Long-distance customer care flawed online

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We've never liked dealing with telecom companies. Pergatory, as defined in the Cyber Critique lexicon, consists of being bounced from uselessly pleasant customer service drones to draconian billing zombies and back-interspersed with eon-chewing spans of being told that our "call is important" every 10 seconds.

So setting up long-distance telephone service without having to speak to a single human sounded too good to be true. And it was.

Customer service on the Web has amazing potential. When done right, service via the Web can be invaluable and provide all sorts of warm, squishy customer relations. When done wrong, such as MCI Worldcom, it can frustrate consumers to no end. Once you've managed to get surfers to your site, you had better treat them right. Clicking to a competitor's site is much simpler than driving to another mall.

There are already customer service applications becoming status quo: shopping agents, order trackers and the good old frequently asked questions. Here's our brief take on companies doing it right and wrong from start to finish.

MindSpring Enterprises is an example of technology working for the customer's benefit. We set up our account, monitored it, added services and checked the status of their servers in no time at all. Best of all, when we did have to speak to a tech support operator, he was able to pull up information-in real time-about where we were dialing in from and what sort of errors we were getting so the problem could be fixed while we remained on the line. If only the rest of life were that elegant, functional and simple.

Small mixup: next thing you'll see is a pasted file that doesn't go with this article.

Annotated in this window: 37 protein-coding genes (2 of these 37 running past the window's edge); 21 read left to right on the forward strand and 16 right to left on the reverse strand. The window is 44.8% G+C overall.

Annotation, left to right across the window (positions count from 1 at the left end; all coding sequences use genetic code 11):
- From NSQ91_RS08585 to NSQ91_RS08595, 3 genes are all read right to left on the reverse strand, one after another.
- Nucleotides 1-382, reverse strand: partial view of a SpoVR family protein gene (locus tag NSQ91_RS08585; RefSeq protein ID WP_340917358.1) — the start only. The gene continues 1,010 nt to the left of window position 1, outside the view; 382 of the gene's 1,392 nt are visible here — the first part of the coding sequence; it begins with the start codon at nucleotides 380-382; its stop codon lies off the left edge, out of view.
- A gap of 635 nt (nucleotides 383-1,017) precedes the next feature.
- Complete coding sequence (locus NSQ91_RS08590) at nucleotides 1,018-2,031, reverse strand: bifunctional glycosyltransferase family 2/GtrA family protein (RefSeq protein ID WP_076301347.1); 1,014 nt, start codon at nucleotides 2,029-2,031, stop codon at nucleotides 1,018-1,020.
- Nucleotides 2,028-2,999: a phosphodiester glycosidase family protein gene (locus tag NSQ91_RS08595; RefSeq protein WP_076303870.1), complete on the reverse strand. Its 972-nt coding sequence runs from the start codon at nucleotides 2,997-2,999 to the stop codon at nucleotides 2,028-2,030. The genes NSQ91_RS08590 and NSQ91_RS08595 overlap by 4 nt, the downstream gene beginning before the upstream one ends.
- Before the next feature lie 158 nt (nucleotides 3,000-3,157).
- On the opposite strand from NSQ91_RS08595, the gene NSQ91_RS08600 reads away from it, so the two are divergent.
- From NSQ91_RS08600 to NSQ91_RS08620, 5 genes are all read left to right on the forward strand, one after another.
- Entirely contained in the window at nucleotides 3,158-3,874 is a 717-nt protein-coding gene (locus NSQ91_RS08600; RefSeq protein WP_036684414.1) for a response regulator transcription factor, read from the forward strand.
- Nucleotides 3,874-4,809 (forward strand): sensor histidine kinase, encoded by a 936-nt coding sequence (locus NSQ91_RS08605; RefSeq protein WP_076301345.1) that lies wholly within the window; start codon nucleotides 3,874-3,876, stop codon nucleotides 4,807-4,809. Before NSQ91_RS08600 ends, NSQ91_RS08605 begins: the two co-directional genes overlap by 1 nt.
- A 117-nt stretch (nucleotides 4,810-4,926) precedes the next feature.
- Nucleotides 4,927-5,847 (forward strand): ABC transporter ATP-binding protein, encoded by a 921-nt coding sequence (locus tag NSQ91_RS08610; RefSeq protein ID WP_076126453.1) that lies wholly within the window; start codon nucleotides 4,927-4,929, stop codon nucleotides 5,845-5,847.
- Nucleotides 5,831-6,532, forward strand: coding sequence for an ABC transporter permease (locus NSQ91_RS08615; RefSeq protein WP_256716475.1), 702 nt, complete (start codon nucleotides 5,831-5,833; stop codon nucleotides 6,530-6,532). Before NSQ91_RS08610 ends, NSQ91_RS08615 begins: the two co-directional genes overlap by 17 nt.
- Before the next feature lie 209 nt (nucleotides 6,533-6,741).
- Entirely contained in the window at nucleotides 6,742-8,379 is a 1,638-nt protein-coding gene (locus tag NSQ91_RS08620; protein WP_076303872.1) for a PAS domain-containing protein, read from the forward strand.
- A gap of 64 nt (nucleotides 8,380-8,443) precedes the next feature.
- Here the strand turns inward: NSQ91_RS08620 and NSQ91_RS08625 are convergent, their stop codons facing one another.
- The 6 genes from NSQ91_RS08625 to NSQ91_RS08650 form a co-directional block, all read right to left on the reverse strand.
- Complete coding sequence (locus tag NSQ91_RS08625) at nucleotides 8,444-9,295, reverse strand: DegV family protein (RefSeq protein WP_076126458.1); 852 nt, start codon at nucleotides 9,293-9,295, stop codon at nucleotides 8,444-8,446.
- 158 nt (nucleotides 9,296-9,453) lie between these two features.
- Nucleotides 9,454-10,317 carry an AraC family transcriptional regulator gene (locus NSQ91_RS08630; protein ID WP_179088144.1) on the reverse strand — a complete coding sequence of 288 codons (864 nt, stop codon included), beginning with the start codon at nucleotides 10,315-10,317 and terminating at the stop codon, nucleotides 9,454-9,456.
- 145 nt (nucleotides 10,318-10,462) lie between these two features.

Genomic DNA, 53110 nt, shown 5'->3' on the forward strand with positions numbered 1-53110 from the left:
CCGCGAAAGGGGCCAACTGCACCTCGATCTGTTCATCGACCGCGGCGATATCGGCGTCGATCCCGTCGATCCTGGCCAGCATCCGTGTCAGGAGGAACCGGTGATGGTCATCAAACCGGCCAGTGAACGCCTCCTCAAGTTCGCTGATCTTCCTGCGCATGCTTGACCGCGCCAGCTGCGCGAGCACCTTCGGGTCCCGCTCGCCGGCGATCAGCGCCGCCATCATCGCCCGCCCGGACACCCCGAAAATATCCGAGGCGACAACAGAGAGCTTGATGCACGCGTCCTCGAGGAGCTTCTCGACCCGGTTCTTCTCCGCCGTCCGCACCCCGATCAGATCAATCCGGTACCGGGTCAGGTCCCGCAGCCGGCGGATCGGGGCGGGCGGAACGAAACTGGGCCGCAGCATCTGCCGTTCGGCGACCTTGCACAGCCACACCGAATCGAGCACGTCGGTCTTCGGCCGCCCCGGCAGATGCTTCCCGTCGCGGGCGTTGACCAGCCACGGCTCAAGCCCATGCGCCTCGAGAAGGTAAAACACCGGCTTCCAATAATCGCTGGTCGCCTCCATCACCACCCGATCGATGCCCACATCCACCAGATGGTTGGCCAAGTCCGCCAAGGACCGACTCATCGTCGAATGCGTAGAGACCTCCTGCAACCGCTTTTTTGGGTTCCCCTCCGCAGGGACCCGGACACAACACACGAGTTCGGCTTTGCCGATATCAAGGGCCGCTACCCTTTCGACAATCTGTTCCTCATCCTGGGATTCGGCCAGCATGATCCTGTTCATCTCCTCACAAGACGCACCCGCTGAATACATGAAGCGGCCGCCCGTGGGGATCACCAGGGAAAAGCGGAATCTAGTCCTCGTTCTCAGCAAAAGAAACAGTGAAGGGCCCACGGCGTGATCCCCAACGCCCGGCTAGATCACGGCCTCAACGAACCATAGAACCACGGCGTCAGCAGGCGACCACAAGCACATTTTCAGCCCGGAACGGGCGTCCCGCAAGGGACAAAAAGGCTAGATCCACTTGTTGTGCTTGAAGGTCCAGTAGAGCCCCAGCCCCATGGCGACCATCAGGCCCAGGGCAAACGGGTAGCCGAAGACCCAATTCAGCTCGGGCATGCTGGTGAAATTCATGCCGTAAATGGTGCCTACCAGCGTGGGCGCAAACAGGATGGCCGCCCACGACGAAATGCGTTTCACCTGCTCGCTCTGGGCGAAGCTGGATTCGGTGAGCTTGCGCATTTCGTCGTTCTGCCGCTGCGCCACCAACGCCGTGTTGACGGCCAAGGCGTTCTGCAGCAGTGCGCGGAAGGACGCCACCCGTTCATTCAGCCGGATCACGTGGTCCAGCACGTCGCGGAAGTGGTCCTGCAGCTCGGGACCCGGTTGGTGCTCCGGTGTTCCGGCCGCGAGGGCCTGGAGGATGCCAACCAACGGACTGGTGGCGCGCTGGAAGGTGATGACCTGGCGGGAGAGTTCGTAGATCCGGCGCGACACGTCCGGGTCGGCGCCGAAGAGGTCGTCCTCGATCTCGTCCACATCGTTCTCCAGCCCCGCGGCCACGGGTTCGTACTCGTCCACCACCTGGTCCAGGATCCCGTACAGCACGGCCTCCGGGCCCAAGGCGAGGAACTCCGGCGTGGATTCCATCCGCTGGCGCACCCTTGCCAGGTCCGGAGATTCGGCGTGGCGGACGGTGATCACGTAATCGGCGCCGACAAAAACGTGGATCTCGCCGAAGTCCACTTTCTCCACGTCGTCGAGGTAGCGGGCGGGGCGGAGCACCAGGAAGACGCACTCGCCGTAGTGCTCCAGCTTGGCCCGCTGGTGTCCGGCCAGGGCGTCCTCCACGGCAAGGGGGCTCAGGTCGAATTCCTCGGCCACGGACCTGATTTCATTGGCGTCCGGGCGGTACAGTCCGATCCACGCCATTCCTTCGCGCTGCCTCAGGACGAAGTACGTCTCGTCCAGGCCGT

In other words, if only the rest of life weren't like the MCI Worldcom page. In theory, anyone can sign up for service at their convenience and with no human interaction. They can view account information and all that good stuff. However, the registration process was confusing and flawed.

Flaw No. 1: There was no confirmation either of success or failure in the registration process. Flaw No. 2: There was no phone number to allow the customer to call a customer service agent. Flaw No. 3: The consumer affairs page could not be found. And, oh yeah, Flaw No. 5: It didn't work. Then we spent some time with the live customer service folks (and if we had another few pages we could tell you about this part of the fun) who had no record that we'd set up the account. This became even more confusing when we later received three separate sets of calling cards, which hints that the online registration did, against all indications, work. Go fig.

Yet, it's inexcusable. No rational reason exists to explain why MCI Worldcom should be such a mess. Especially with the MindSprings out there showing the way. While we wait for them to get their site together, it's back to pressing "1" for limbo.

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